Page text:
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Planet Earth

Researchers Trace the Origins of Thousands of Ancient European Megaliths

pentre ifan megalith
Pentre Ifan, a megalith in Wales dated to around 5300 B.C. (Credit: Hartmut Albert)


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(Inside Science) – New research suggests that megaliths — monuments such as Stonehenge created from large rocks during the Stone and Copper Ages in Europe — owe their origins to a mysterious culture from northwest France with advanced seafaring technology.

Roughly 35,000 megaliths are known throughout Europe, including standing stones, stone circles and megalithic tombs. Most megaliths date from 4500 to 2500 B.C., are concentrated in coastal areas along the Atlantic and Mediterranean and share similar or even identical architectural features, said archaeologist Bettina Schulz Paulsson at the University of Gothenburg in Sweden.

The origins of megaliths have proven controversial for more than a century. During the late 19th and early 20th centuries, archaeologists believed the practice may have originated at a single point in the Near East, and then spread westward through migrant priests or prospectors. Later, the rise of radiocarbon dating led to the currently dominant argument that the concept of megaliths arose independently multiple times across Europe.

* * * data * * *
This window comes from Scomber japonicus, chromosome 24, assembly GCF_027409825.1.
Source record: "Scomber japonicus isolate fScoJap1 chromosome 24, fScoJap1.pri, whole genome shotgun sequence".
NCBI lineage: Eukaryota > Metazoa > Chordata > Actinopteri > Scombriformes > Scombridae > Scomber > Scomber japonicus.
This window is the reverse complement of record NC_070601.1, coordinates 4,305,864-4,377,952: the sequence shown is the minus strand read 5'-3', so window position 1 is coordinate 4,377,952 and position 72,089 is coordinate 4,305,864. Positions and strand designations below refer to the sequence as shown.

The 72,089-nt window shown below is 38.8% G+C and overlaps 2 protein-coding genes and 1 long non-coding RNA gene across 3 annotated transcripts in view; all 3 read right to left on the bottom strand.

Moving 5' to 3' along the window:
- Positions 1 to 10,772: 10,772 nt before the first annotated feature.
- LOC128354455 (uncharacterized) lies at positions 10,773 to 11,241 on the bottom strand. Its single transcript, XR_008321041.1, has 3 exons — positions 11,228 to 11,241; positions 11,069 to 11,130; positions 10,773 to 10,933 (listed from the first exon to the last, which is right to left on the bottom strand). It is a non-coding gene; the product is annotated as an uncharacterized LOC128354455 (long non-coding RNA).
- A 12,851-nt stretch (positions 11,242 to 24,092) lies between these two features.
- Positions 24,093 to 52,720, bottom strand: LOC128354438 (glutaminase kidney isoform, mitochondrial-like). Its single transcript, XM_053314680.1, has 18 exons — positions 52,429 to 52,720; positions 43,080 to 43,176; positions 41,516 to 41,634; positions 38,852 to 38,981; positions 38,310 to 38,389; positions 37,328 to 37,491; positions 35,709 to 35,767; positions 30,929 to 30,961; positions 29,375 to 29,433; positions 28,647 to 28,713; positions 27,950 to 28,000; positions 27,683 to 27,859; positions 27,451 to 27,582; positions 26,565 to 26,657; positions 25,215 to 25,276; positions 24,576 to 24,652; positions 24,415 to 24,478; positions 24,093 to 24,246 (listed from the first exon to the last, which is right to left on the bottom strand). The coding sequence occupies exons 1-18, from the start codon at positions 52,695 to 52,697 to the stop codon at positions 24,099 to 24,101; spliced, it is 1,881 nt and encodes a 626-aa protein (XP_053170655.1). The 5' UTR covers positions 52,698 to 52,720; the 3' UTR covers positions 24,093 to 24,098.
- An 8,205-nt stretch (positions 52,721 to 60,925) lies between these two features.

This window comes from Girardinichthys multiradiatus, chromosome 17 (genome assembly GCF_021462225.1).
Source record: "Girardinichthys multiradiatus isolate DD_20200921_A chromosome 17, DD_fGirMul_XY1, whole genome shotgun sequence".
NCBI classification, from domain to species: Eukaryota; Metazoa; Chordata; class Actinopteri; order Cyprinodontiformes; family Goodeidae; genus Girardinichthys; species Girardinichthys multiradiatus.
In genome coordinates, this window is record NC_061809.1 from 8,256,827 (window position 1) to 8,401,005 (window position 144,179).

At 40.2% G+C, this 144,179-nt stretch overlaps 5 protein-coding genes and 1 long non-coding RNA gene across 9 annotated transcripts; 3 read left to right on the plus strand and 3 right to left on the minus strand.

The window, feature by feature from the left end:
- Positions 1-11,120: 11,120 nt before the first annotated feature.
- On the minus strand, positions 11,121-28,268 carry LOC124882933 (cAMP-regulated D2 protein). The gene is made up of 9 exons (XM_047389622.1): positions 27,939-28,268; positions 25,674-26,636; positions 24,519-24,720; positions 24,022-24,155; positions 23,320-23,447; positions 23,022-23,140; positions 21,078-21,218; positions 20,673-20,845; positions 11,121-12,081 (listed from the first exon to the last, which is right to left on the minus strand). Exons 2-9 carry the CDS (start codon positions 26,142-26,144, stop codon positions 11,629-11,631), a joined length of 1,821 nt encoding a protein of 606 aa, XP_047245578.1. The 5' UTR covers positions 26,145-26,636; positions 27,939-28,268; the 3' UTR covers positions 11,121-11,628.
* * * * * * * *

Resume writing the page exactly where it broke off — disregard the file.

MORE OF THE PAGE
Schulz Paulsson’s new study reviewed data from 11 different languages that analyzed 2,410 radiocarbon dates for megalithic sites and related areas throughout Europe to better understand the way megaliths spread across the continent.

She found that the earliest predecessors of megalithic sites were only seen in northwest France, with one example in the Paris Basin dating between 5061 and 4858 B.C. The most ancient megalithic graves — structures of stone slabs built above-ground and covered by a round or long mound of earth or stone — later emerged during a 200- to 300-year span in the early 4000s B.C. in northwest France, the Mediterranean and the Atlantic coast of the Iberian Peninsula. Thousands of megaliths were then built in France, the British Isles and the Iberian Peninsula during the late 3000s B.C. and in Scandinavia during the early 3000s B.C.

Although Stonehenge is located about 60 kilometers (about 37 miles) away from the coast, Schulz Paulsson noted it was built near the end of the megalithic age, when the concept had time to spread from the coasts. Moreover, these societies could readily overcome large distances — Schulz Paulsson said that Stonehenge’s components were quarried more than 250 kilometers away.

This sequence of events and the placement of the sites suggests the concept of megaliths spread over sea routes originating from northwest France in three main phases over the course of a millennium, Schulz Paulsson said.

She added that maritime technology and seafaring during the megalithic age were probably more advanced than previously thought.

Future research will examine DNA and strontium isotopes from human bones from these sites to learn more about who built these megaliths, Schulz Paulsson said. She detailed her findings online Feb. 11 in the journal Proceedings of the National Academy of Sciences.

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